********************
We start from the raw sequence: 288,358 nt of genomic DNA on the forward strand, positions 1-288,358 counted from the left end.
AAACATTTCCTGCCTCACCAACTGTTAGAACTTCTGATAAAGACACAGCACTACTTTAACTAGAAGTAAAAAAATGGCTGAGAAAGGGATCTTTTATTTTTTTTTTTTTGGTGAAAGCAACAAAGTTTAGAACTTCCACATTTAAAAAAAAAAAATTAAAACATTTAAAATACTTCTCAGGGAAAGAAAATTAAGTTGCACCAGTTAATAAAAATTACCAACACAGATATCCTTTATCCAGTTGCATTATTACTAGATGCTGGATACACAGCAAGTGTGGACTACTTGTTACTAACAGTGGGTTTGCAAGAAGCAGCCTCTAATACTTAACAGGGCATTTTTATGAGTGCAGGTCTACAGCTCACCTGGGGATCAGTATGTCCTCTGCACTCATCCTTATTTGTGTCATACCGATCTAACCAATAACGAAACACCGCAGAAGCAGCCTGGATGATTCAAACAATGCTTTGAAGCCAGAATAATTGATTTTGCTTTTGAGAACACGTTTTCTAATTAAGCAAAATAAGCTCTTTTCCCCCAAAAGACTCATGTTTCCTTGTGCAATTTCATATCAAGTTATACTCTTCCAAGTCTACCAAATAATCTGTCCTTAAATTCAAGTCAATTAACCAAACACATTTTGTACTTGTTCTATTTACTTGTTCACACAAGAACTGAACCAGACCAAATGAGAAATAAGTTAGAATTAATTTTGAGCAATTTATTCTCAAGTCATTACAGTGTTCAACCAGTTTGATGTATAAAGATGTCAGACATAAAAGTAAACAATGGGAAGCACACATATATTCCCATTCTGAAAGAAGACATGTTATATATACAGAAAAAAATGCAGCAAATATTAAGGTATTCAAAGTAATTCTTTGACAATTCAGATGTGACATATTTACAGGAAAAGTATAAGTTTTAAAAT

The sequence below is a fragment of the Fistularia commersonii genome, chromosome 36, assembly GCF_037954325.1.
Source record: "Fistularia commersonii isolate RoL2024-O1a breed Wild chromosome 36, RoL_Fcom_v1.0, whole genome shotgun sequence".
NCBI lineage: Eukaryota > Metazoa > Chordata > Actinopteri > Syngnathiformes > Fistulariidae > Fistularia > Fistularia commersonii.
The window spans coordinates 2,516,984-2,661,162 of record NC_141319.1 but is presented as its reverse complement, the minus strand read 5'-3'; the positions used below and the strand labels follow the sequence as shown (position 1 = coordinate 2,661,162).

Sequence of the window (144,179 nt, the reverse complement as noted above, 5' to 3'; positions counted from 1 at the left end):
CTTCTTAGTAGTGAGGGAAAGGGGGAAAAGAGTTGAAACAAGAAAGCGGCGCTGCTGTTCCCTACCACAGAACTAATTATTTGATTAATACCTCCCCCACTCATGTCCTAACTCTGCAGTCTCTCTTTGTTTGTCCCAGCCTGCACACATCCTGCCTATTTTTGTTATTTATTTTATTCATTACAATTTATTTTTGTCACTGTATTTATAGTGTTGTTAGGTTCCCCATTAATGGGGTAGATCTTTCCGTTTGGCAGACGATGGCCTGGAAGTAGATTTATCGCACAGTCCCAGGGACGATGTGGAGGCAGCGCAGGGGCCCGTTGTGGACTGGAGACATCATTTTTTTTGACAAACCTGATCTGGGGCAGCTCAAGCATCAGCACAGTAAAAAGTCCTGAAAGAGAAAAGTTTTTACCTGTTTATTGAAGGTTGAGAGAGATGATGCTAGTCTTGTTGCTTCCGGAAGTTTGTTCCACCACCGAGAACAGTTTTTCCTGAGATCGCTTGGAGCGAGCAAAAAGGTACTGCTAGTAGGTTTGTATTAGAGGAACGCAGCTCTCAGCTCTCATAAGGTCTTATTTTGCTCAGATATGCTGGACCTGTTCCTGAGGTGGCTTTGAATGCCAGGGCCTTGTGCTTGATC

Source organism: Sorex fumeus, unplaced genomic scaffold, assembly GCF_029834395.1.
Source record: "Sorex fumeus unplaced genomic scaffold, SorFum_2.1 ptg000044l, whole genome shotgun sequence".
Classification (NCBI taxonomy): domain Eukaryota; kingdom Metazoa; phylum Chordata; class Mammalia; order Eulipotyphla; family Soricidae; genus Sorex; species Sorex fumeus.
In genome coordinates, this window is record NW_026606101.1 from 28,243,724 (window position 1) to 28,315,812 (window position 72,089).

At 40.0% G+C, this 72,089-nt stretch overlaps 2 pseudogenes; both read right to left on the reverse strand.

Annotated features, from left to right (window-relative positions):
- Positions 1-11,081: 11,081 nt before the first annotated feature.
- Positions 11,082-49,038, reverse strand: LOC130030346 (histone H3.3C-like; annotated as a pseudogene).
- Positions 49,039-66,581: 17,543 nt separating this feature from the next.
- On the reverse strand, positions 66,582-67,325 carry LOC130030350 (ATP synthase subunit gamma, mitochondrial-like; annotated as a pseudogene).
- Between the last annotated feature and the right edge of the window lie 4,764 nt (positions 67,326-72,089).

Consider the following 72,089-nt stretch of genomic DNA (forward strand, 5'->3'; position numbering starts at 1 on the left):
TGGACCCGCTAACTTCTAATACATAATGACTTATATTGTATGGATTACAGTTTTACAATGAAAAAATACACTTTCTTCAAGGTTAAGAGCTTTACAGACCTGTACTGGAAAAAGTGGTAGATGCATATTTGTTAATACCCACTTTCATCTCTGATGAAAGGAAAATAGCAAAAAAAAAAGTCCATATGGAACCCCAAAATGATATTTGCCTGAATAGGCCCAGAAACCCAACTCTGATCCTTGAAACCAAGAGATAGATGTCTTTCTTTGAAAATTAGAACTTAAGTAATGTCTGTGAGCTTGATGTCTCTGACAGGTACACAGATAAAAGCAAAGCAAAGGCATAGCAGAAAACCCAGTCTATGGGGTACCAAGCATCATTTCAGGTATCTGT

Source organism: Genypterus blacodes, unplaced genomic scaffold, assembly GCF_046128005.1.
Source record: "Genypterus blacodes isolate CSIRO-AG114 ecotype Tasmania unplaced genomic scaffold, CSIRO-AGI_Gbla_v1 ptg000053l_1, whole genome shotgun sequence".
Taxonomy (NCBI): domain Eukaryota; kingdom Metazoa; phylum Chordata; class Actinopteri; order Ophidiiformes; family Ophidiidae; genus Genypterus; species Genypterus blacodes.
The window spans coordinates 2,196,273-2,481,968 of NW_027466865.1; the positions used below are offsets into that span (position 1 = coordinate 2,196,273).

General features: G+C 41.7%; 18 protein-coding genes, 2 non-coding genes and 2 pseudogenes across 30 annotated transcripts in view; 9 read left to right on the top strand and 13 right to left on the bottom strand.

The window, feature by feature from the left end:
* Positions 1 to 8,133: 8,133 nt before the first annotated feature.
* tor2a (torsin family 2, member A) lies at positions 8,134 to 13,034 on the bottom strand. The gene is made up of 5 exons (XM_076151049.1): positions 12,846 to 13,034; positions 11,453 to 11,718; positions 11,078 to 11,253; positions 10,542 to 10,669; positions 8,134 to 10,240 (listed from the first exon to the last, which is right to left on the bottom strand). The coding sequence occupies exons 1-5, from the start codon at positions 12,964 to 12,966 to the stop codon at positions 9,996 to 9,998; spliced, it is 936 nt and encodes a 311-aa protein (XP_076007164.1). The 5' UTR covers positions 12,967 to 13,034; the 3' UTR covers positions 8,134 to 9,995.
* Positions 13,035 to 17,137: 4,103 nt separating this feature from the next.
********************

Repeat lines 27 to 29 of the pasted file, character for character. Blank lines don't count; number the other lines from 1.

The window, feature by feature from the left end:
* Positions 1 to 8,133: 8,133 nt before the first annotated feature.
* tor2a (torsin family 2, member A) lies at positions 8,134 to 13,034 on the bottom strand. The gene is made up of 5 exons (XM_076151049.1): positions 12,846 to 13,034; positions 11,453 to 11,718; positions 11,078 to 11,253; positions 10,542 to 10,669; positions 8,134 to 10,240 (listed from the first exon to the last, which is right to left on the bottom strand). The coding sequence occupies exons 1-5, from the start codon at positions 12,964 to 12,966 to the stop codon at positions 9,996 to 9,998; spliced, it is 936 nt and encodes a 311-aa protein (XP_076007164.1). The 5' UTR covers positions 12,967 to 13,034; the 3' UTR covers positions 8,134 to 9,995.